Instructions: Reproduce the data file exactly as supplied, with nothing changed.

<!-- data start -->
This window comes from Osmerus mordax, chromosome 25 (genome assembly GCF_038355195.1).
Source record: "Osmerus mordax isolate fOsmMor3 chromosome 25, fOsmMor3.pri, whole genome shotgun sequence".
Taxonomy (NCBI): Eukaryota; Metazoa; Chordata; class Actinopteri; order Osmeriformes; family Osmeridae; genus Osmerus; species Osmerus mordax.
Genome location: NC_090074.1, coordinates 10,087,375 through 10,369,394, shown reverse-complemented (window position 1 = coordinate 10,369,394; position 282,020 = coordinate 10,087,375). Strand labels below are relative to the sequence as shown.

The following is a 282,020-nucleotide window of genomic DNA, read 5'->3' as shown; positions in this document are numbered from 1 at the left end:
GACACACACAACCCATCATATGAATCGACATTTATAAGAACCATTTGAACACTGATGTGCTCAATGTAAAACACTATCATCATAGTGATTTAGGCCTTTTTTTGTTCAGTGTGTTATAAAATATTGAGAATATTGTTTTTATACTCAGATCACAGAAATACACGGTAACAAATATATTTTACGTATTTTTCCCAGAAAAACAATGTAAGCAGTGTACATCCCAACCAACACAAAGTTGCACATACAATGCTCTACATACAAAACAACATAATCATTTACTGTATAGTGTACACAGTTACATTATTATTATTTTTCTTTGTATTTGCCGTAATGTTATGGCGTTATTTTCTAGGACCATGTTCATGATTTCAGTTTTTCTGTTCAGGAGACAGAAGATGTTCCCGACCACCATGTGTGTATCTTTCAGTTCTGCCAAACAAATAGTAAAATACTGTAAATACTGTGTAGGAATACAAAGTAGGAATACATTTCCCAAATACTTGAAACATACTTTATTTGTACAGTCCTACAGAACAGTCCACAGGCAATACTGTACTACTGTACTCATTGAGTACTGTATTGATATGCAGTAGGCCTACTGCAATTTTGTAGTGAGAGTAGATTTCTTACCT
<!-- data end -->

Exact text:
This window comes from Osmerus mordax, chromosome 25 (genome assembly GCF_038355195.1).
Source record: "Osmerus mordax isolate fOsmMor3 chromosome 25, fOsmMor3.pri, whole genome shotgun sequence".
Taxonomy (NCBI): Eukaryota; Metazoa; Chordata; class Actinopteri; order Osmeriformes; family Osmeridae; genus Osmerus; species Osmerus mordax.
Genome location: NC_090074.1, coordinates 10,087,375 through 10,369,394, shown reverse-complemented (window position 1 = coordinate 10,369,394; position 282,020 = coordinate 10,087,375). Strand labels below are relative to the sequence as shown.

The following is a 282,020-nucleotide window of genomic DNA, read 5'->3' as shown; positions in this document are numbered from 1 at the left end:
GACACACACAACCCATCATATGAATCGACATTTATAAGAACCATTTGAACACTGATGTGCTCAATGTAAAACACTATCATCATAGTGATTTAGGCCTTTTTTTGTTCAGTGTGTTATAAAATATTGAGAATATTGTTTTTATACTCAGATCACAGAAATACACGGTAACAAATATATTTTACGTATTTTTCCCAGAAAAACAATGTAAGCAGTGTACATCCCAACCAACACAAAGTTGCACATACAATGCTCTACATACAAAACAACATAATCATTTACTGTATAGTGTACACAGTTACATTATTATTATTTTTCTTTGTATTTGCCGTAATGTTATGGCGTTATTTTCTAGGACCATGTTCATGATTTCAGTTTTTCTGTTCAGGAGACAGAAGATGTTCCCGACCACCATGTGTGTATCTTTCAGTTCTGCCAAACAAATAGTAAAATACTGTAAATACTGTGTAGGAATACAAAGTAGGAATACATTTCCCAAATACTTGAAACATACTTTATTTGTACAGTCCTACAGAACAGTCCACAGGCAATACTGTACTACTGTACTCATTGAGTACTGTATTGATATGCAGTAGGCCTACTGCAATTTTGTAGTGAGAGTAGATTTCTTACCT